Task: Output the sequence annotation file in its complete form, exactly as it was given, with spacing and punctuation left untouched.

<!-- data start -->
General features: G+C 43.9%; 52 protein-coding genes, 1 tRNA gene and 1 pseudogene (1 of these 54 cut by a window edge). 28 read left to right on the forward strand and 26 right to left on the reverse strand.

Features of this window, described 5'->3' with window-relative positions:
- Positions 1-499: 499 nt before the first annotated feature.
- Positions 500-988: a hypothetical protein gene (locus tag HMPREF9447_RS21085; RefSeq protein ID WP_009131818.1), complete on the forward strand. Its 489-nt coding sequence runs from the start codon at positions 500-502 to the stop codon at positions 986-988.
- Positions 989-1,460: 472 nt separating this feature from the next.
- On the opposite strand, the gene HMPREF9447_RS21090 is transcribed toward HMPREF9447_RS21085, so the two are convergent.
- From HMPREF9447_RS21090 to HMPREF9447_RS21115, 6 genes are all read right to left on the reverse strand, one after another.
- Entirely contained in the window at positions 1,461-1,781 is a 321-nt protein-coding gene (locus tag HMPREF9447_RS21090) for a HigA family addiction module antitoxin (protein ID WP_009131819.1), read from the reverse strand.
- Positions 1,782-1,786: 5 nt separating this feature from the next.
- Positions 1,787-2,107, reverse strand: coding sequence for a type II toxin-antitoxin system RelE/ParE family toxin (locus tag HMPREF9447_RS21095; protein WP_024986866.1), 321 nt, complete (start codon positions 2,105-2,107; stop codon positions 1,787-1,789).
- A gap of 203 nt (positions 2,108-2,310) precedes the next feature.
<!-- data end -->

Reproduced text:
General features: G+C 43.9%; 52 protein-coding genes, 1 tRNA gene and 1 pseudogene (1 of these 54 cut by a window edge). 28 read left to right on the forward strand and 26 right to left on the reverse strand.

Features of this window, described 5'->3' with window-relative positions:
- Positions 1-499: 499 nt before the first annotated feature.
- Positions 500-988: a hypothetical protein gene (locus tag HMPREF9447_RS21085; RefSeq protein ID WP_009131818.1), complete on the forward strand. Its 489-nt coding sequence runs from the start codon at positions 500-502 to the stop codon at positions 986-988.
- Positions 989-1,460: 472 nt separating this feature from the next.
- On the opposite strand, the gene HMPREF9447_RS21090 is transcribed toward HMPREF9447_RS21085, so the two are convergent.
- From HMPREF9447_RS21090 to HMPREF9447_RS21115, 6 genes are all read right to left on the reverse strand, one after another.
- Entirely contained in the window at positions 1,461-1,781 is a 321-nt protein-coding gene (locus tag HMPREF9447_RS21090) for a HigA family addiction module antitoxin (protein ID WP_009131819.1), read from the reverse strand.
- Positions 1,782-1,786: 5 nt separating this feature from the next.
- Positions 1,787-2,107, reverse strand: coding sequence for a type II toxin-antitoxin system RelE/ParE family toxin (locus tag HMPREF9447_RS21095; protein WP_024986866.1), 321 nt, complete (start codon positions 2,105-2,107; stop codon positions 1,787-1,789).
- A gap of 203 nt (positions 2,108-2,310) precedes the next feature.